Monday, January 31, 2005

Movie: Captain Newman, M.D. (1963)

The strangest moment in Kevin Spacey’s bizarrely entertaining Bobby Darin biopic BEYOND THE SEA recreates a scene from this movie. When TCM aired it over the weekend, I had to check it out.

Darin received a best supporting actor Oscar nomination for his performance as a WWII pilot suffering from post-traumatic stress. He’s put under sedation by Army psychiatrist Gregory Peck and relives the crash that triggered his collapse. It’s one of those bravura acting moments that the Academy loves.

Spacey seems to be channeling Dean Martin when he reenacts the sequence. It doesn’t help that the dialogue has been compressed, so that Darin goes from talking about “balloon smugglers” to screaming incoherently in the space of 45 seconds. The scene makes Darin look like a bad actor, when in CAPTAIN NEWMAN he’s actually quite good.

As for the rest of the movie ... eh. The seriocomic tone never gels, and whatever impact the psychiatry scenes might have had has been diminished by every episode of M*A*S*H featuring Allan Arbus’ Major Sidney Freedman.

Book: Black Money, by Ross MacDonald (1965)

Shamefaced admission time. I’ve never read any of MacDonald’s Lew Archer novels. When Rara Avis, the hardboiled fiction list, chose this title as their January book, I was happy to remedy that.

MONEY may not have been the best introduction – I’ve been told THE CHILL and THE ZEBRA-STRIPED HEARSE are his finest – but I certainly intend to read more of MacDonald’s work. Archer is a wryly dispassionate observer of class differences and family struggles. And there are plenty of nice turns of phrase.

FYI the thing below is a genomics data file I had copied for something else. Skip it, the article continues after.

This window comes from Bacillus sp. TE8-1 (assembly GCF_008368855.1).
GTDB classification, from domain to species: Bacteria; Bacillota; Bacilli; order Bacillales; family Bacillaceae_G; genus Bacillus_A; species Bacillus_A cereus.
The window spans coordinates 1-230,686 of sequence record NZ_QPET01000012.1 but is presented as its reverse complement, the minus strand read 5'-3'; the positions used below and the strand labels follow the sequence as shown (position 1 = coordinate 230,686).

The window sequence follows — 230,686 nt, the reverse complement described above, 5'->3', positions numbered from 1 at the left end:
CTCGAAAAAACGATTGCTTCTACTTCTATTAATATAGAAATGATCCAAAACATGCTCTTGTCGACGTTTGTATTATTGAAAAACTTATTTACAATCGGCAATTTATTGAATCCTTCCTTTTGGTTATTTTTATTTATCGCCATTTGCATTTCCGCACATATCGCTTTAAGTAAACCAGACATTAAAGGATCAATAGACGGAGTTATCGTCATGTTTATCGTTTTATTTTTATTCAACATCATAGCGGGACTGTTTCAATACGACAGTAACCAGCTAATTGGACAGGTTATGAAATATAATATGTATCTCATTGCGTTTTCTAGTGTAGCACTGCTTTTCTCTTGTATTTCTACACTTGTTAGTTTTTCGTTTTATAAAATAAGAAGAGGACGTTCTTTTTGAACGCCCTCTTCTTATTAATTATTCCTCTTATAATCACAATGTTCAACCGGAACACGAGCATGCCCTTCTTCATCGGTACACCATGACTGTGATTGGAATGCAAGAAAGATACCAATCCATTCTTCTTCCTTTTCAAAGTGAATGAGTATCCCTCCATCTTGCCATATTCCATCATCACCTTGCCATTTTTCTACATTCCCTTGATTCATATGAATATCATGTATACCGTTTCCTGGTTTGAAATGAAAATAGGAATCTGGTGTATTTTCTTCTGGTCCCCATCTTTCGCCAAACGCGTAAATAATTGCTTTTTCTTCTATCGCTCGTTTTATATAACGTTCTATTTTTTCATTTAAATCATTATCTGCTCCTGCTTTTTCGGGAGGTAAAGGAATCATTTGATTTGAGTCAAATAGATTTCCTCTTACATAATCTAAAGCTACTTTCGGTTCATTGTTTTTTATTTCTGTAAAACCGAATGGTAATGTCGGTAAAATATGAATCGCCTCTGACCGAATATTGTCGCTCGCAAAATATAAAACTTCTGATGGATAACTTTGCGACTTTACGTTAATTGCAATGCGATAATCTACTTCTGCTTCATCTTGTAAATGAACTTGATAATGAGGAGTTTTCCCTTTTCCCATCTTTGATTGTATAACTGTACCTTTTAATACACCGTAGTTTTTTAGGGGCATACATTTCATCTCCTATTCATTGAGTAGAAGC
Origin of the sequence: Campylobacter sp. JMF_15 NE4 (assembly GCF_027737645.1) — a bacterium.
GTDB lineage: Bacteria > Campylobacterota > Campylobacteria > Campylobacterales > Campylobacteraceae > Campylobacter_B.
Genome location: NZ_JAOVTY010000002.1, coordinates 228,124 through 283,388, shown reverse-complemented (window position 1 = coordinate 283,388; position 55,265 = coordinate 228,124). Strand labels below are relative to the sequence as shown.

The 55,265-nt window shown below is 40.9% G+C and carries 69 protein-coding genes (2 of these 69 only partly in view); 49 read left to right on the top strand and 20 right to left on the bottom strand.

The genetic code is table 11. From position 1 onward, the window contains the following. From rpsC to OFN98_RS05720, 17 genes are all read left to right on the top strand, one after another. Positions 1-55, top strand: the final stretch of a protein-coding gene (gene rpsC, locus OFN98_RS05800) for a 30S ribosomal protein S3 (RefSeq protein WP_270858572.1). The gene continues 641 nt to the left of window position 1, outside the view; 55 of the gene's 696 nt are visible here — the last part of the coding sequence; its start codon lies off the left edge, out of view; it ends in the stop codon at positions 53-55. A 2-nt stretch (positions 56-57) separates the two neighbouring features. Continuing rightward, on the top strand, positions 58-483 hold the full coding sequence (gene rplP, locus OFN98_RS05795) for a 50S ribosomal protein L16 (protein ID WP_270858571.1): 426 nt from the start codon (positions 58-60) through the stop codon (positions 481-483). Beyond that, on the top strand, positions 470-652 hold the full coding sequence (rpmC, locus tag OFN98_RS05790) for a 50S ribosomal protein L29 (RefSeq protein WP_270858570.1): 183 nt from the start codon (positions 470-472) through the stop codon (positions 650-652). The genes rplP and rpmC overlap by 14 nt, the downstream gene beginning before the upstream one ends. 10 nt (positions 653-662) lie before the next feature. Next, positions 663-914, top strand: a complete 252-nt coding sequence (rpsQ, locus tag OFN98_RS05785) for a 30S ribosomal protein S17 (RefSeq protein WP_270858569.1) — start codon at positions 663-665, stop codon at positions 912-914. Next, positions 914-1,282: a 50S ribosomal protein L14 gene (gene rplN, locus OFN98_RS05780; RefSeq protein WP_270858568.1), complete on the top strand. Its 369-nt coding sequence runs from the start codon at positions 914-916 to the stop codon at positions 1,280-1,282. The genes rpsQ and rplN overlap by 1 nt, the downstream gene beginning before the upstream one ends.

Miscellaneous: Links

Mark Evanier links to this article explaining why the lawsuit claiming that MGM defrauded DVD buyers is wrong. The pictures helped a lot. Mark also brings the sad news that producer Philip De Guere has died. De Guere was responsible for the late ‘80s CBS revival of THE TWILIGHT ZONE, which featured fine episodes like ‘Her Pilgrim Soul’ and Harlan Ellison’s award-winning ‘Paladin of the Lost Hour.’

Two good pieces in today’s New York Times. Caryn James compares the revival of David Rabe’s HURLYBURLY to the 1998 film version. And a look at a company that teaches leadership skills from Shakespeare to the military. My favorite quote:

We once got Rumsfeld to wear a robe and crown. Then it took us two days to get it off him.”